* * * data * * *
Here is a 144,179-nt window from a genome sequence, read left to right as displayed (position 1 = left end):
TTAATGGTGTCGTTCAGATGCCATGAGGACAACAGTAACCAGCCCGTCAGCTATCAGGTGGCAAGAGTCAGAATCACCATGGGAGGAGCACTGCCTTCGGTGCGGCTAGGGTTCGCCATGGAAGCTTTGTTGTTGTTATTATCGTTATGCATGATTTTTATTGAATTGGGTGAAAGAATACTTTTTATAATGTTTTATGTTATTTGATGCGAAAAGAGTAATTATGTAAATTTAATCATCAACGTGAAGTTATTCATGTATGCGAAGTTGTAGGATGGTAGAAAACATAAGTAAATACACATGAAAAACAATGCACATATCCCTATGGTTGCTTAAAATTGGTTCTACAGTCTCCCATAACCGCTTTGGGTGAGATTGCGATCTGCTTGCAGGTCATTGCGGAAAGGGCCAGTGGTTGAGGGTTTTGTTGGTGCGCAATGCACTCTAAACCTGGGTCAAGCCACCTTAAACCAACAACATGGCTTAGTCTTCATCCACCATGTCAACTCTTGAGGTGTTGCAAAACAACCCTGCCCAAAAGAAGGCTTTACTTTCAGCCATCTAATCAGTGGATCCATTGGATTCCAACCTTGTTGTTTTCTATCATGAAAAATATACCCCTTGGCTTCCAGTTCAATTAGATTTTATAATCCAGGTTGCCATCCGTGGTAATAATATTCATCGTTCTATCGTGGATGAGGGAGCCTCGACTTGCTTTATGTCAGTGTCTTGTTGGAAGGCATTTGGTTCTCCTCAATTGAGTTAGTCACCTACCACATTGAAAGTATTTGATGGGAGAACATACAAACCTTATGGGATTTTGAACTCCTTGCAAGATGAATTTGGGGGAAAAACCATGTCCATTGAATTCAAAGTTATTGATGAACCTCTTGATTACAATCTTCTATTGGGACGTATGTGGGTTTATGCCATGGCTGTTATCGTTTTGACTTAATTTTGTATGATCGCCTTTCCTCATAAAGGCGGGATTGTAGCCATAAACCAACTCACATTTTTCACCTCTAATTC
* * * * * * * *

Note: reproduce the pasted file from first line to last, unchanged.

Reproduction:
Here is a 144,179-nt window from a genome sequence, read left to right as displayed (position 1 = left end):
TTAATGGTGTCGTTCAGATGCCATGAGGACAACAGTAACCAGCCCGTCAGCTATCAGGTGGCAAGAGTCAGAATCACCATGGGAGGAGCACTGCCTTCGGTGCGGCTAGGGTTCGCCATGGAAGCTTTGTTGTTGTTATTATCGTTATGCATGATTTTTATTGAATTGGGTGAAAGAATACTTTTTATAATGTTTTATGTTATTTGATGCGAAAAGAGTAATTATGTAAATTTAATCATCAACGTGAAGTTATTCATGTATGCGAAGTTGTAGGATGGTAGAAAACATAAGTAAATACACATGAAAAACAATGCACATATCCCTATGGTTGCTTAAAATTGGTTCTACAGTCTCCCATAACCGCTTTGGGTGAGATTGCGATCTGCTTGCAGGTCATTGCGGAAAGGGCCAGTGGTTGAGGGTTTTGTTGGTGCGCAATGCACTCTAAACCTGGGTCAAGCCACCTTAAACCAACAACATGGCTTAGTCTTCATCCACCATGTCAACTCTTGAGGTGTTGCAAAACAACCCTGCCCAAAAGAAGGCTTTACTTTCAGCCATCTAATCAGTGGATCCATTGGATTCCAACCTTGTTGTTTTCTATCATGAAAAATATACCCCTTGGCTTCCAGTTCAATTAGATTTTATAATCCAGGTTGCCATCCGTGGTAATAATATTCATCGTTCTATCGTGGATGAGGGAGCCTCGACTTGCTTTATGTCAGTGTCTTGTTGGAAGGCATTTGGTTCTCCTCAATTGAGTTAGTCACCTACCACATTGAAAGTATTTGATGGGAGAACATACAAACCTTATGGGATTTTGAACTCCTTGCAAGATGAATTTGGGGGAAAAACCATGTCCATTGAATTCAAAGTTATTGATGAACCTCTTGATTACAATCTTCTATTGGGACGTATGTGGGTTTATGCCATGGCTGTTATCGTTTTGACTTAATTTTGTATGATCGCCTTTCCTCATAAAGGCGGGATTGTAGCCATAAACCAACTCACATTTTTCACCTCTAATTC